THE European Central Bank is having nightmares about the state of the 25 banks that underpin the financial system of the Eurozone within the European Union.
The ECB is literally banking on a rapid recovery of the crisis-hit world economy, which will have to perform this miracle without the bank credits that it had become so accustomed to.
A European Central Bank official confirmed yesterday: ‘2009 is not the problem. Our Euro-area banks are well enough capitalised to cover losses. The problem is 2010. The problem is the duration of the slump, and the collapses that are rapidly emerging in the majority of Eastern European states.’
Already the ECB is predicting a 4.6% contraction of the economy this year and sees no prospect of a recovery in 2010.
It is in agreement with the International Monetary Fund (IMF), which has just issued a clarion call to clean up the EU’s banks before they are hit by a tsunami wave of collapses moving from eastern to western Europe.
The European Bank for Reconstruction and Development (EBRD) is on record as stating that the danger is that West European banks will retreat from Eastern Europe, ‘causing a collapse of the banking sector’ right across the region.
The EBRD and the World Bank have put together a £21bn fund.
This is to be used as an incentive to banks not to let their subsidiaries go to the wall in Eastern Europe without a fight.
However, there are warnings that £21 bn, a massive sum, is not nearly enough to cope with the critical situation that has begun to emerge.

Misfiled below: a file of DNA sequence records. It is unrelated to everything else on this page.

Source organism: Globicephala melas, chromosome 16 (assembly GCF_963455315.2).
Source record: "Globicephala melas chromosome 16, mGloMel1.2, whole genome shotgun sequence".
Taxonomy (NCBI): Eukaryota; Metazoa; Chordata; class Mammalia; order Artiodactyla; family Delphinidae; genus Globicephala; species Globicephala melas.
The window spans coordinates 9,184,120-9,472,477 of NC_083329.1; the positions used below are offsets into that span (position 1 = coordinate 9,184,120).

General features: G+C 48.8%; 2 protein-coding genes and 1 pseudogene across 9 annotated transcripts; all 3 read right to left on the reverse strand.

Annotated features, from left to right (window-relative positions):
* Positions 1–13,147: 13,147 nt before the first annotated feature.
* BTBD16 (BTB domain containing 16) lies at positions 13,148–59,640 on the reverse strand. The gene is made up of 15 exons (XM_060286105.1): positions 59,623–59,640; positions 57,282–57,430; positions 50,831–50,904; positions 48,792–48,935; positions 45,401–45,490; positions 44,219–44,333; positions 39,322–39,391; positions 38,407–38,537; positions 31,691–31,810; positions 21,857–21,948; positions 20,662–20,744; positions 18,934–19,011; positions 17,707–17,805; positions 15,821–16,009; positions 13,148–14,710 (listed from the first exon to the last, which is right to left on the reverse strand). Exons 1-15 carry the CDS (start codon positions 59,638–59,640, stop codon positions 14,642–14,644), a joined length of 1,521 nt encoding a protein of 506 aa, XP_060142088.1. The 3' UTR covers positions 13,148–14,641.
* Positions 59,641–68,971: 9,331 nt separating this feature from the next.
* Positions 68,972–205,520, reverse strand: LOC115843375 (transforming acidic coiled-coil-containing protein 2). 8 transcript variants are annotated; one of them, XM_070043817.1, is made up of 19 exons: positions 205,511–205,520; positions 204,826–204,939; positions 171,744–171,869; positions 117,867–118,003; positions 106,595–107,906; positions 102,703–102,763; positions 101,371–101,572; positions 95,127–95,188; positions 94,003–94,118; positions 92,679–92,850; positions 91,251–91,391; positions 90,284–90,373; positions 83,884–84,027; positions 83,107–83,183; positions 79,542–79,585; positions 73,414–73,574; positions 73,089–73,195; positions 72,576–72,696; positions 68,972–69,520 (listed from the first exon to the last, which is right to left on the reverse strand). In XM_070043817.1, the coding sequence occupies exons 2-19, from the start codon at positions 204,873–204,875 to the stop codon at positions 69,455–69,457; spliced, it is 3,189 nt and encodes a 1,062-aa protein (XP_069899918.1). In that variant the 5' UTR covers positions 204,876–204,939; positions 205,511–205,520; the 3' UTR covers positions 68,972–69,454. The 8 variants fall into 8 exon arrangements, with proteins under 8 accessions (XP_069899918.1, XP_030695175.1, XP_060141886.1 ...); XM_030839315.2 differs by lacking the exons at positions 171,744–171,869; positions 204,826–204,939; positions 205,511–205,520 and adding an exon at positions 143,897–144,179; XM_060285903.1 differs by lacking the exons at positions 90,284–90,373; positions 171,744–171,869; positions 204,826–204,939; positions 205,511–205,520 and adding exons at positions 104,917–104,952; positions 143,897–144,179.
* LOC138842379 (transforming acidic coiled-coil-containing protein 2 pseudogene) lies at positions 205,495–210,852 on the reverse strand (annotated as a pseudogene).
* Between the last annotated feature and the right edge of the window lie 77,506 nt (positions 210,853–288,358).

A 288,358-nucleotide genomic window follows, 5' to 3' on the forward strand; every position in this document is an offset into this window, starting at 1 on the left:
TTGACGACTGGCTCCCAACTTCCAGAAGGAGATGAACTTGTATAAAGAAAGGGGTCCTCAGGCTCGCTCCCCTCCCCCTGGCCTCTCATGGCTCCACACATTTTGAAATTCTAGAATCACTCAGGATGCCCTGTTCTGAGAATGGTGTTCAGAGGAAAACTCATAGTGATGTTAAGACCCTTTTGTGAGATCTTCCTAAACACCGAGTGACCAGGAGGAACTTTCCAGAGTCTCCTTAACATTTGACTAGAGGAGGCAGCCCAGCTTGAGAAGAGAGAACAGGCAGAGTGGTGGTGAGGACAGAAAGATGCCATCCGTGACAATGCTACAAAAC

In fact, the majority of bankers are expecting defaults in Eastern Europe in the days ahead while many are predicting ‘systematic meltdown’ throughout Eastern Europe.
Austrian, Belgian, Swedish, German and Dutch banks have almost £1 trillion at risk in Eastern Europe.
Already very large losses are building up in Hungary, the Balkans, Russia and Turkey.
The worst-case scenario that is being touted around is that write-offs will amount to $135bn in Russia, $46bn in Ukraine and $38bn in Kazakhstan.
Already, whole swathes of Russian private industry cannot pay workers their wages after oligarchs such as Deripaska – one of the moving spirits behind the Magna would-be take over of GM Europe – lost tens of billions of dollars in the financial crisis thus far.
With the capitalist world in slump, the Baltic States are heading for a savage deflation, while the Russian leadership has already told the Obama administration that it is planning to cut the percentage of its reserves that are ‘invested’ in US Treasury bonds.
Russia’s reserves have fallen by one third, and of its remaining $404 bn, 30 per cent is in US Treasury Bonds.
This is the news that Gordon Brown and Alistair Darling are shutting their eyes and ears to.
The ‘vision’ or mirage of ‘green shoots’ being sighted was slapped down by, among others, British Airways chief executive Walsh. He responded that airlines are facing their toughest ever trading environment and he hasn’t seen ‘any evidence that it is improving’.
Likewise with the motor car, steel and all manufacturing industries, as well as institutions like the West Bromwich Building Society.
The real situation is that the capitalist crisis is deepening with a further destruction of the productive forces ahead as well as the prospect of new imperialist wars as desperate ruling classes fight it out with each other, for the remnants of the world market.
There is only one way out of the crisis of capitalism and that is through the victory of the world socialist revolution.